Tape Face

Tape Face, a show that mixes circus, variety, clowning and who knows what else, presents me with somewhat of a dilemma. How best to recommend it to you strongly enough whilst spoiling as little of the delight as possible? Much of the joy of Tape Face, and joy is dripping from every orifice of this show, comes from the moments of sudden realisation of what Sam Wills, as Tape Face, has constructed in front of our eyes. To deprive you of those glorious surprises would be to do you a disservice, so here goes.

Do whatever it takes to get yourself a ticket

Tape Face is returning to his roots at the Edinburgh Festival Fringe with a ‘best of’ show set in his dilapidated dressing room before the show we are watching begins. Immediately, you’re grabbed by the dramatic use of sound and lighting cues which play with expectations and often provide laughs on their own. The music is a perfect mix of stylish and moody numbers and recognisable cheese, from the Jackson 5 to Nena.

Sam Wills performs with unbelievable ease and skill, effortlessly building rapport with both his audience and his participants. He is so expressive that charm and character seem to ooze from the tips of his often twitching fingers. Tape Face’s command of his art form is truly masterful.

The sheer brilliance of this show, though, comes from its sense of play; the whole thing feels like a huge game of pretend. From the wonderful handmade props to the silly costumes, the imagination and attention to detail will fill you to the brim with childish glee. Tape Face will leave even the most stone-faced grown up grinning like a kid at Christmas.

I can’t in good conscience tell you any more about the show. Trust me. Look up from your phone, tablet or computer. Make eye contact with the first human you see. Take them by the hand, tell them that they’ll thank you later and then do whatever it takes to get yourselves a ticket. Sell a kidney if you have to, you don’t really need two anyway.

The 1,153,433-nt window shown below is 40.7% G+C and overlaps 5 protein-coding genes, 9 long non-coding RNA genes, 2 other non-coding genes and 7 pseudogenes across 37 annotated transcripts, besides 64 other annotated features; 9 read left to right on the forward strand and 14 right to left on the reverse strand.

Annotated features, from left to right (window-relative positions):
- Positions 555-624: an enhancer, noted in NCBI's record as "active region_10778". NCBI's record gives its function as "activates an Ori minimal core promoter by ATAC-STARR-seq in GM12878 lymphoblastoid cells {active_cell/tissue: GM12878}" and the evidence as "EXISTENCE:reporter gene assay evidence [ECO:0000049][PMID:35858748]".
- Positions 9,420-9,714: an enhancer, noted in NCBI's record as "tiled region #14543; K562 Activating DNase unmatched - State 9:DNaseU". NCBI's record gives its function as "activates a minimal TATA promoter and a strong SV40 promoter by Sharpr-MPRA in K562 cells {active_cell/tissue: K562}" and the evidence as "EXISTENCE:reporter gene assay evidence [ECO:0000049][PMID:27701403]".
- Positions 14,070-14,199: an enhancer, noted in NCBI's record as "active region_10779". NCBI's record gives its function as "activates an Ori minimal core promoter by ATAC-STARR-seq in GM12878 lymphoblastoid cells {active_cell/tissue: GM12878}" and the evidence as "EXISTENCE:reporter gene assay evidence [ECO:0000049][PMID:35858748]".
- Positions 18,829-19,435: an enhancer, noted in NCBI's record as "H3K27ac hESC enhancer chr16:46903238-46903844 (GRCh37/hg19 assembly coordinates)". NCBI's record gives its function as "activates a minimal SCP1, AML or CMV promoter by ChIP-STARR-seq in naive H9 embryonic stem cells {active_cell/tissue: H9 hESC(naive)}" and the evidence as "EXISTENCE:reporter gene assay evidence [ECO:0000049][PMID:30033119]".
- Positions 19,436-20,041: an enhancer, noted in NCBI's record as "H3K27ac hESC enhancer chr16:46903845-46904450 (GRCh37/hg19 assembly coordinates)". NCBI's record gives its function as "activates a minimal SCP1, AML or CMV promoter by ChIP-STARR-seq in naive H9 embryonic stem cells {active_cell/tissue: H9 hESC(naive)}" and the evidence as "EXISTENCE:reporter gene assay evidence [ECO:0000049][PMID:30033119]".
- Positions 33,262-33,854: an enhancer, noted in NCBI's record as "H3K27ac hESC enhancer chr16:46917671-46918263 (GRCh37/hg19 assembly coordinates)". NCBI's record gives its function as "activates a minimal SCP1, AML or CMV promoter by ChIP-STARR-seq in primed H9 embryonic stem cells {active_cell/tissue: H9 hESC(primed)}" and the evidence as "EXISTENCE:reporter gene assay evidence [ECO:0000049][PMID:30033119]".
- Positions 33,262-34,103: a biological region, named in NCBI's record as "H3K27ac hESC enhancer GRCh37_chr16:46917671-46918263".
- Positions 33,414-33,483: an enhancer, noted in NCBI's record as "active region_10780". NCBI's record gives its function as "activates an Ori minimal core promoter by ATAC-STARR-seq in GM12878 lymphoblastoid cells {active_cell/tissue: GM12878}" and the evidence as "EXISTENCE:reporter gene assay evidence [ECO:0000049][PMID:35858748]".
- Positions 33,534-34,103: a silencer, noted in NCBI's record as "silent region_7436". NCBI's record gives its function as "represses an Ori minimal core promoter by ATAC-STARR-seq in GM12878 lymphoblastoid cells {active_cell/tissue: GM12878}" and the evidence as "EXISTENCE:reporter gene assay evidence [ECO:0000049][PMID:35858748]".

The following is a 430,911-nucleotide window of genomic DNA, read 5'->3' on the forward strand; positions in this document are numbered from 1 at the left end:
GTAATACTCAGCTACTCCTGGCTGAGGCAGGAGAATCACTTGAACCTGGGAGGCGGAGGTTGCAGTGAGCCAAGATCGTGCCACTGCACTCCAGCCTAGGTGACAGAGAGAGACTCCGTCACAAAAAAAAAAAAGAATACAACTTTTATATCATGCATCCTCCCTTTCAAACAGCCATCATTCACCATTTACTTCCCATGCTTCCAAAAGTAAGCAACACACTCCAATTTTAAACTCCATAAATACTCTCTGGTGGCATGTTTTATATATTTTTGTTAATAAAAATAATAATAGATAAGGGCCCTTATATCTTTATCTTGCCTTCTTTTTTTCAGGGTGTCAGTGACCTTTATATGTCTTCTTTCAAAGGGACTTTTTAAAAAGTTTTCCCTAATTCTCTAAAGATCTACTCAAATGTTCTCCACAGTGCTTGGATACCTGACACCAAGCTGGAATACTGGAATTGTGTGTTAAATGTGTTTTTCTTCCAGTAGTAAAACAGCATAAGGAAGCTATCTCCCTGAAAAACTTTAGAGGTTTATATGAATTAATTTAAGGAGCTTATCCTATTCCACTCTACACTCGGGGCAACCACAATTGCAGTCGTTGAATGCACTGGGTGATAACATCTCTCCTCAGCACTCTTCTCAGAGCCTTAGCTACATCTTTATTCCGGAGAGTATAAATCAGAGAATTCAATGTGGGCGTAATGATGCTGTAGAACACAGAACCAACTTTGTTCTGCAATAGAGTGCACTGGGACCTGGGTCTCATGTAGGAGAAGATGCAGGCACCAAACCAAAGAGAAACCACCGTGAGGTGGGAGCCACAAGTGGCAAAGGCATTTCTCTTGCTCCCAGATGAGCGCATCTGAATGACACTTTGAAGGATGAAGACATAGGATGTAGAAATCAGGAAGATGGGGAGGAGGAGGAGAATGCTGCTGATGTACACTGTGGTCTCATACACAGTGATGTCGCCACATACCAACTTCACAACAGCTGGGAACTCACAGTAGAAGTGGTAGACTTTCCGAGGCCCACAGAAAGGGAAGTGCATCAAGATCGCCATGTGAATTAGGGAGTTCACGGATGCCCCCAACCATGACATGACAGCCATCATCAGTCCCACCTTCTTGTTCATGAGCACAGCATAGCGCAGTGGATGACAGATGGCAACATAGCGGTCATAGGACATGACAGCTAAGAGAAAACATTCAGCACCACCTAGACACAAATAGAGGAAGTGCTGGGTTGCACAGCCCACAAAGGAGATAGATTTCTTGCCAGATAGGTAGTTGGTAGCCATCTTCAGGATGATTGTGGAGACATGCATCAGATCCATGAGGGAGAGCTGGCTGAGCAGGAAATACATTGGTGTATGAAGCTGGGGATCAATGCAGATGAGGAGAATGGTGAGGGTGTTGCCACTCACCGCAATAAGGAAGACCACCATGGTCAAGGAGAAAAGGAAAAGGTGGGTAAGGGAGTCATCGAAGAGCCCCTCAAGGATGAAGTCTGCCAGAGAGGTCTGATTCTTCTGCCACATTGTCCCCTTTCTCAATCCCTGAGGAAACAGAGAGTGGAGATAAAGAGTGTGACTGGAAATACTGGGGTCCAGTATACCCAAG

Reviews by Rick Willis

Underbelly, Cowgate

Losers

★★★
Greenside @ Infirmary Street

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★★
Pleasance Courtyard

Terry Alderton: All Crazy Now

★★★★
Underbelly, George Square

Foil, Arms and Hog: Oink

★★★★
Pleasance Courtyard

Tape Face

★★★★★
Gilded Balloon at the Museum

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★★★★

Since you’re here…

… we have a small favour to ask. We don't want your money to support a hack's bar bill at Abattoir, but if you have a pound or two spare, we really encourage you to support a good cause. If this review has either helped you discover a gem or avoid a turkey, consider doing some good that will really make a difference.

You can donate to the charity of your choice, but if you're looking for inspiration, there are three charities we really like.

Mama Biashara
Kate Copstick’s charity, Mama Biashara, works with the poorest and most marginalised people in Kenya. They give grants to set up small, sustainable businesses that bring financial independence and security. That five quid you spend on a large glass of House White? They can save someone’s life with that. And the money for a pair of Air Jordans? Will take four women and their fifteen children away from a man who is raping them and into a new life with a moneymaking business for Mum and happiness for the kids.
Donate to Mama Biashara now

Theatre MAD
The Make A Difference Trust fights HIV & AIDS one stage at a time. Their UK and International grant-making strategy is based on five criteria that raise awareness, educate, and provide care and support for the most vulnerable in society. A host of fundraising events, including Bucket Collections, Late Night Cabarets, West End Eurovision, West End Bares and A West End Christmas continue to raise funds for projects both in the UK and Sub-Saharan Africa.
Donate to Theatre MAD now

Acting For Others
Acting for Others provides financial and emotional support to all theatre workers in times of need through the 14 member charities. During the COVID-19 crisis Acting for Others have raised over £600,000 to support theatre workers affected by the pandemic.
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Performances

Location

The Blurb

The best of Tape Face and more. The multi award-winning show returns to the Fringe for potentially the last time. It's still good and now it's bigger and better. Get involved and when it’s all over you’ll be completely lost for words. Google it. Total sell-out, Fringe 2010-2013. As seen on the Royal Variety Performance (ITV). 'Endlessly inventive, hysterically funny' ***** (Time Out). 'Simply joyous' ***** (Times).

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